20

20. A take off point for flying to new experiences, to new people, and to new insights.

South Caicos, British West Indies
 
The first week at the field station here in South Caicos has been wild!  South Caicos is a tiny island, about 8 square miles, located to the southeast of Florida and to the northeast of Haiti and the Dominician Republic.  The sun is hot and keeps the water below our field station a thousand shades of beautiful blue.  I am living with about 30 other college students from around the United States and learning about Marine Resource Management, Marine Ecology, and Environmental Policy and Socio-Economic Values during my time here.
 
Right now that means my new friends and I are snorkeling at least once, if not two times a day, exploring the underwater world, pulling up seagrass, examining sea biscuits, and eeking at stalker barracudas in the gorgeous bathwater.  We are practicing our latin, with a quiz this Thursday on a handful of marine species that we will need to identify out in the field….or should I say out in the ocean!
 
In terms of my goals, I have realized that one of them is no longer possible.  Nemo does not live in the Atlantic ocean!  According to wikipedia, Nemo, also known as the clown fish, lives in the warmer waters of the Pacific and Indian Oceans.  Although disappointed at first at learning this information, I am consoled by other friendly marine creatures that we have gotten to visit within the first week.
 
A researcher working with sea turtles and the fisherman in the Turks and Caicos Islands brought in Green and Hawksback turtles for us to hold and look at while he worked on tagging them, weighing them, taking shell and skin samples, and taking measurements.  We see eagle rays and manta rays gliding along the sandy bottom and find sea urchins and lobsters in the rocks along the shore.  I’m looking forward to sinking into the rhythm of the field station these next three months and learning more about a whole new underwater culture.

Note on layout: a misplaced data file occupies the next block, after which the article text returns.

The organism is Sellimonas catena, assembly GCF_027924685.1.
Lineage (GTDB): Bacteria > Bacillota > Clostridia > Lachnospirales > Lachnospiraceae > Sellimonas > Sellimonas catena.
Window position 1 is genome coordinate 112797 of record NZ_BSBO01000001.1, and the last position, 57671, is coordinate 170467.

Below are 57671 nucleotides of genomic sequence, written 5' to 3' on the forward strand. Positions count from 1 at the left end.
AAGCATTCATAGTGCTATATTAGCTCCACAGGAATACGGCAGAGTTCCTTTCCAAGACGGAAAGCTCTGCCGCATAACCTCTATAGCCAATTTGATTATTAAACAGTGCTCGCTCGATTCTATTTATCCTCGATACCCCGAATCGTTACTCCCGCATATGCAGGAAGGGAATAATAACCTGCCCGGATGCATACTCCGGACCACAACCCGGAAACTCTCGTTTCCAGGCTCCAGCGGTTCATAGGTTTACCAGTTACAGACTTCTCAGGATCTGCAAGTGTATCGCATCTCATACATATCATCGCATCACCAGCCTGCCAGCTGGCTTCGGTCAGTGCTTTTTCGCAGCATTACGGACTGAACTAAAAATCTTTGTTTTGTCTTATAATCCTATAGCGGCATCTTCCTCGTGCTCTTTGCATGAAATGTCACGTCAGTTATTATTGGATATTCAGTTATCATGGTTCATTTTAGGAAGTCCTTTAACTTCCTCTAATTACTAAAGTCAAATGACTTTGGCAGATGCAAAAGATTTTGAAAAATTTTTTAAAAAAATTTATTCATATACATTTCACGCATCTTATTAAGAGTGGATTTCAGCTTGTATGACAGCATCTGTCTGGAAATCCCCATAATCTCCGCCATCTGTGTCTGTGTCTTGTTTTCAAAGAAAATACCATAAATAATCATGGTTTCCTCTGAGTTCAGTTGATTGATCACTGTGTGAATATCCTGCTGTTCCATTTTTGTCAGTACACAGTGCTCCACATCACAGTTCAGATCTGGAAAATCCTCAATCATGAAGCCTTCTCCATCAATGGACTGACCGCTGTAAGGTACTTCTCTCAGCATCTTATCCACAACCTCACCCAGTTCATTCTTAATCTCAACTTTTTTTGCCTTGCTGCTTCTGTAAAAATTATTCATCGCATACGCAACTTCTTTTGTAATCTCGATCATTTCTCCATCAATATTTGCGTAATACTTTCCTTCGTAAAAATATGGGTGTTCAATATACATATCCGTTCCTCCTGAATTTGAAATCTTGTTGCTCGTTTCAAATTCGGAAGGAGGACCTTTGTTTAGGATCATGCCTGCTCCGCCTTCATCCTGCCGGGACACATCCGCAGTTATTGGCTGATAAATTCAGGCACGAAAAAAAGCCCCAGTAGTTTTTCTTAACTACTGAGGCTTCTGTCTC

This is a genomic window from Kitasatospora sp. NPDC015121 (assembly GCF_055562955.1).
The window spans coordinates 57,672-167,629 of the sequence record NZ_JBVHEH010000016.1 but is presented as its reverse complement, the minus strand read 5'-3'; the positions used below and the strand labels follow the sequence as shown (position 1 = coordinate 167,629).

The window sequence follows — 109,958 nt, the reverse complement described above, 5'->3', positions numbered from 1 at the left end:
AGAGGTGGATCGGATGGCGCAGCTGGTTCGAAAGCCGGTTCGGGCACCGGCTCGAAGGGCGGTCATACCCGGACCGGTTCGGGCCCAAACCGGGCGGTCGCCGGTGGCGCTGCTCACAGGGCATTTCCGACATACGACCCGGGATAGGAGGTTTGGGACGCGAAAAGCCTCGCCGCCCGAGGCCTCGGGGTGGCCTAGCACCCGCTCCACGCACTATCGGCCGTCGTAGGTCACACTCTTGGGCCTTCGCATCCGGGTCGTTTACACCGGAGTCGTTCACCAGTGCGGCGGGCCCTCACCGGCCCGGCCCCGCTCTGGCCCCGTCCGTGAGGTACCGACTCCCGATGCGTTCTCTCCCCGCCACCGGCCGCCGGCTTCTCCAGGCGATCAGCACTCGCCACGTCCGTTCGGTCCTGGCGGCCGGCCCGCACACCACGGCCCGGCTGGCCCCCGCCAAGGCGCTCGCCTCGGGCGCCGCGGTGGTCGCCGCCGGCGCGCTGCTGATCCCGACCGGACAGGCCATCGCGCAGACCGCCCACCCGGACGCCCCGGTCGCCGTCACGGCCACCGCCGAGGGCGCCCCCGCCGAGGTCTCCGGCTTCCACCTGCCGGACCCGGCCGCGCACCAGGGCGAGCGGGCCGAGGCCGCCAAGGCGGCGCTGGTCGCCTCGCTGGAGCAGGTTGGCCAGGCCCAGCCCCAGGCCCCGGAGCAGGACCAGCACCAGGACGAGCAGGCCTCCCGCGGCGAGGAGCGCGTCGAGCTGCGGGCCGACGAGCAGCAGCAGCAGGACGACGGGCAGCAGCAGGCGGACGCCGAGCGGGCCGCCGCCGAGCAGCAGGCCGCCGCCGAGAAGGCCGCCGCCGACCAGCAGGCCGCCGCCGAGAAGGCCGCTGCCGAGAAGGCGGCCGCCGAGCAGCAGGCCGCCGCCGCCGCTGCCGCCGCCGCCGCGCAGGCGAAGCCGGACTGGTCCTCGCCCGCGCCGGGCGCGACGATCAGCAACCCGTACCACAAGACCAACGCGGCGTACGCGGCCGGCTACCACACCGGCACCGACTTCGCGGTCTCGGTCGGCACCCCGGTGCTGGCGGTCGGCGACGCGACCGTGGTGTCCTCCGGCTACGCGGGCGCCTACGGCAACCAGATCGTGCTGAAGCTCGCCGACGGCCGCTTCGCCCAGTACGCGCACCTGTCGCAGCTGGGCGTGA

South Caicos, British West Indies

 

The first week at the field station here in South Caicos has been wild!  South Caicos is a tiny island, about 8 square miles, located to the southeast of Florida and to the northeast of Haiti and the Dominician Republic.  The sun is hot and keeps the water below our field station a thousand shades of beautiful blue.  I am living with about 30 other college students from around the United States and learning about Marine Resource Management, Marine Ecology, and Environmental Policy and Socio-Economic Values during my time here.

 

Right now that means my new friends and I are snorkeling at least once, if not two times a day, exploring the underwater world, pulling up seagrass, examining sea biscuits, and eeking at stalker barracudas in the gorgeous bathwater.  We are practicing our latin, with a quiz this Thursday on a handful of marine species that we will need to identify out in the field….or should I say out in the ocean!

 

In terms of my goals, I have realized that one of them is no longer possible.  Nemo does not live in the Atlantic ocean!  According to wikipedia, Nemo, also known as the clown fish, lives in the warmer waters of the Pacific and Indian Oceans.  Although disappointed at first at learning this information, I am consoled by other friendly marine creatures that we have gotten to visit within the first week.

 

A researcher working with sea turtles and the fisherman in the Turks and Caicos Islands brought in Green and Hawksback turtles for us to hold and look at while he worked on tagging them, weighing them, taking shell and skin samples, and taking measurements.  We see eagle rays and manta rays gliding along the sandy bottom and find sea urchins and lobsters in the rocks along the shore.  I’m looking forward to sinking into the rhythm of the field station these next three months and learning more about a whole new underwater culture. 

  • 11 September 2011
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